Improving safeguarding in the ARISE Hub and beyond
Much of the current discussion on safeguarding comes from the perspective of the humanitarian sector, and direct service provision and implementation. Additionally, researchers working in global health also experience safeguarding challenges, and research funders and donors require assurance that safeguarding processes and policies are developed and implemented to protect participants and researchers, yet governance in the research arena is less developed. Recognising the critical importance of safeguarding in research practice, ARISE Hub partners from five countries have united to collectively learn from each other and co-develop understandings of, and approaches to, safeguarding that will continue to evolve. Institutional systems and processes provided an opportunity for mutual learning among all ARISE Hub partners, in the North and the South. However, the process itself produced multiplier effects, with ARISE Hub experience and knowledge influencing safeguarding guidance and policy beyond the ARISE project in the UK, India, Sierra Leone, Bangladesh, and Kenya.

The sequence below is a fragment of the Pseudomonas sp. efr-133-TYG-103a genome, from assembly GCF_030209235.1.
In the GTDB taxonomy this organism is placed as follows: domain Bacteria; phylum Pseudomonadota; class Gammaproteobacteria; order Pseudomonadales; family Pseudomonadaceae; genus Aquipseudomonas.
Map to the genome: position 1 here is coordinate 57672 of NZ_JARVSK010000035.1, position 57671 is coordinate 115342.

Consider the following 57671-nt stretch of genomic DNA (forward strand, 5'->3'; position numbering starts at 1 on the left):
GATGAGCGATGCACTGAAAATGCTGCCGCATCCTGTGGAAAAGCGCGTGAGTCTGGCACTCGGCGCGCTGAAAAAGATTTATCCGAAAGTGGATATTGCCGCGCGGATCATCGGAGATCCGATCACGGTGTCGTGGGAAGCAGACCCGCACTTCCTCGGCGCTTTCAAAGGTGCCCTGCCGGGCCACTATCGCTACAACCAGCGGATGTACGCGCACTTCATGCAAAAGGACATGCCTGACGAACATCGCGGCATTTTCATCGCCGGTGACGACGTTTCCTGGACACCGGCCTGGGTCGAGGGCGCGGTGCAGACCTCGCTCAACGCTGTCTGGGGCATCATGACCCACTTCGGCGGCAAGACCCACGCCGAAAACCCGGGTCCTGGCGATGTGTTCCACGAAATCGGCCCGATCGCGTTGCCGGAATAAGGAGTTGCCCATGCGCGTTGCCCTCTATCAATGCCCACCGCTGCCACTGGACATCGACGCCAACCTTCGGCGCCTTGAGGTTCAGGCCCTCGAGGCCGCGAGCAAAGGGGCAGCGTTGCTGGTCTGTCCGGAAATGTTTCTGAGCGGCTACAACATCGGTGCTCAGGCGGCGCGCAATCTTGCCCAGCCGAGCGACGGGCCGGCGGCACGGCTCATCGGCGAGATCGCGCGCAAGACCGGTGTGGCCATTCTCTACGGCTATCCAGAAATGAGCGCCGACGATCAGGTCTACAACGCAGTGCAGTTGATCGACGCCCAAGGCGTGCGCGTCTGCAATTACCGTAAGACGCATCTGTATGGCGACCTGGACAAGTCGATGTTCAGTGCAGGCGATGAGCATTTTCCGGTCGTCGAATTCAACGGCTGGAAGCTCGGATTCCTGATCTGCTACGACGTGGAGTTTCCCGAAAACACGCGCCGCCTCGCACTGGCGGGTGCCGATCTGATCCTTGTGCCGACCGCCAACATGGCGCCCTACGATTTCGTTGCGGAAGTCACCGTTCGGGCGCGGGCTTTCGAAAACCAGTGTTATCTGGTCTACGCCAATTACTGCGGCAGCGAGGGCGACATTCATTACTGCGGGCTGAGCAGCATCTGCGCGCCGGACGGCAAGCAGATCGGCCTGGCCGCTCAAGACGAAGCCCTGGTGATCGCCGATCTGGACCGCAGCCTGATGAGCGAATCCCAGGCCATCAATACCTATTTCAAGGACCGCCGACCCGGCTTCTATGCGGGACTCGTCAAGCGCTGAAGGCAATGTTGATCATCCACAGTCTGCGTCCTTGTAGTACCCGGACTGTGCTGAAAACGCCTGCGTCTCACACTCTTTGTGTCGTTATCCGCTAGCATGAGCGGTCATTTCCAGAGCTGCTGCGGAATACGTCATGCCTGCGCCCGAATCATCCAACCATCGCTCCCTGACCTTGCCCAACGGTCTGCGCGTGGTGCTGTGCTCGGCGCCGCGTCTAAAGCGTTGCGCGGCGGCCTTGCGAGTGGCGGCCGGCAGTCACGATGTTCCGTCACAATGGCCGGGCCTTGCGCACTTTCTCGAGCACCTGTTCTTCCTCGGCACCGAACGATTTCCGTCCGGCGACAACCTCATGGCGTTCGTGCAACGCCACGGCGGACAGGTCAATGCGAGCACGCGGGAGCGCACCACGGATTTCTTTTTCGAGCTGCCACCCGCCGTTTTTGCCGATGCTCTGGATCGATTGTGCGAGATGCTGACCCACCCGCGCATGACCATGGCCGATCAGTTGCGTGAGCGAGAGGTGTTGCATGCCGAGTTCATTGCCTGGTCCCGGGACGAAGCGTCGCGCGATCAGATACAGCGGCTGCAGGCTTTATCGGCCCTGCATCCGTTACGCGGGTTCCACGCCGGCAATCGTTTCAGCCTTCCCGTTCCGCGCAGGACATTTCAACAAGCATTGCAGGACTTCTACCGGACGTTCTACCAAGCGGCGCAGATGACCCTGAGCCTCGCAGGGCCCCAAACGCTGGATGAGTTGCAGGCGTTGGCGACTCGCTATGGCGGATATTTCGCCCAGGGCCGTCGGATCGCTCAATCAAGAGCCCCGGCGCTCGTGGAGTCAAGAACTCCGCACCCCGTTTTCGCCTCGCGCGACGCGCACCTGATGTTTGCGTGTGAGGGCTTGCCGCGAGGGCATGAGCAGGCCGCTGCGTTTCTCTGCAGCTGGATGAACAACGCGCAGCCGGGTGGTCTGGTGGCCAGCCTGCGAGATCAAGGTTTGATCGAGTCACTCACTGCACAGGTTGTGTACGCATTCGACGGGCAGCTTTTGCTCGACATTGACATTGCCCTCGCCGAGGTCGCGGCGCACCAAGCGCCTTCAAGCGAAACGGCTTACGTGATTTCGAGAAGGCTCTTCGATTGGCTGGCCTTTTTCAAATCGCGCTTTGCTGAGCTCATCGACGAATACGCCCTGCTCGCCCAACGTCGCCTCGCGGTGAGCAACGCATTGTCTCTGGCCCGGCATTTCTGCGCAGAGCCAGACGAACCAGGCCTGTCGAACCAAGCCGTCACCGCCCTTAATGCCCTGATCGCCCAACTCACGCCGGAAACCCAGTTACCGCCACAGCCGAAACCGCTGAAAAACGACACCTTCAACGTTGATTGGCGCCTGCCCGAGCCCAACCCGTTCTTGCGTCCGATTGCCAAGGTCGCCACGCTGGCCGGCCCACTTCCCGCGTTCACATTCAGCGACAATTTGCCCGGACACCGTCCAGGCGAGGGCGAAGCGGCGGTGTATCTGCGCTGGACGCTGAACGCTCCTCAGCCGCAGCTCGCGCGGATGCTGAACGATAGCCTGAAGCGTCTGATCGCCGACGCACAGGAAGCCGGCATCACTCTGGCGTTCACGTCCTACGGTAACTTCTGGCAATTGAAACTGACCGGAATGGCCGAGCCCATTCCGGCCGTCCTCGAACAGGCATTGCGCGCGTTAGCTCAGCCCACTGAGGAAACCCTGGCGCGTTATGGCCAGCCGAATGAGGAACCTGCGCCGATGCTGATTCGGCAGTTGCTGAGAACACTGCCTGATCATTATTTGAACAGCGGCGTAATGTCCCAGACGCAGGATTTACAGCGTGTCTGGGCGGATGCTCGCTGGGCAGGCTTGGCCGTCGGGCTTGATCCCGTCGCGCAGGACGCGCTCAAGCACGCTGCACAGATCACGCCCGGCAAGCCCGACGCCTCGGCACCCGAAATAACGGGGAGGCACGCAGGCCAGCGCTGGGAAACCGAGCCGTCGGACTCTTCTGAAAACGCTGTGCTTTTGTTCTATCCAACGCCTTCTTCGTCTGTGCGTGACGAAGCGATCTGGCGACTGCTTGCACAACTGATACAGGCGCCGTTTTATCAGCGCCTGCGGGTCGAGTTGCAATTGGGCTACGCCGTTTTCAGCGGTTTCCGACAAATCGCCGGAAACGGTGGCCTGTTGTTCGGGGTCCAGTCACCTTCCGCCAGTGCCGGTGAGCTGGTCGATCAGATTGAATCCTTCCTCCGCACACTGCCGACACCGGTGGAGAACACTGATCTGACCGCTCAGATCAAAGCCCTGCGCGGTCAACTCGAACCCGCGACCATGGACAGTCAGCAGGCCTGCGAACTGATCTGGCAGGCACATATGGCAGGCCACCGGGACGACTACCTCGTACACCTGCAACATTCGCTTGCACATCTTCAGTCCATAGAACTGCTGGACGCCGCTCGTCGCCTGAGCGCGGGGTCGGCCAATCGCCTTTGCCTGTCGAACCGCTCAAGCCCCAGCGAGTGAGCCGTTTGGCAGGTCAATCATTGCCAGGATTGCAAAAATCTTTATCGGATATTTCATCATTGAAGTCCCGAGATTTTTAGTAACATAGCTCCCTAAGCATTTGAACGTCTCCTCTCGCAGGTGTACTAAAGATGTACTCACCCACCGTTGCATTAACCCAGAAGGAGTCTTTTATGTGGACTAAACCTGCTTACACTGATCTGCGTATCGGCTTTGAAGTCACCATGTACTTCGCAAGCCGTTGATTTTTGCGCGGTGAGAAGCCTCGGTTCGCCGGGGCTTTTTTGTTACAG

The ARISE hub learning shows how safeguarding should not be seen merely as a procedural check box process. As such, safeguarding is more than awareness raising and more than
reporting of incidences. Instead safeguarding must be an iterative, ongoing learning journey that is critical, reflective, and inclusive of vulnerable people. It also involves regular points of reflection on what was done in relation to a particular incident, why this response was considered most appropriate, what unintended consequences, if any, arose from particular responses, and what lessons might be learnt from this.
This story of change demonstrates that ARISE has lived up to the promise of safeguarding being an iterative, ongoing learning journey.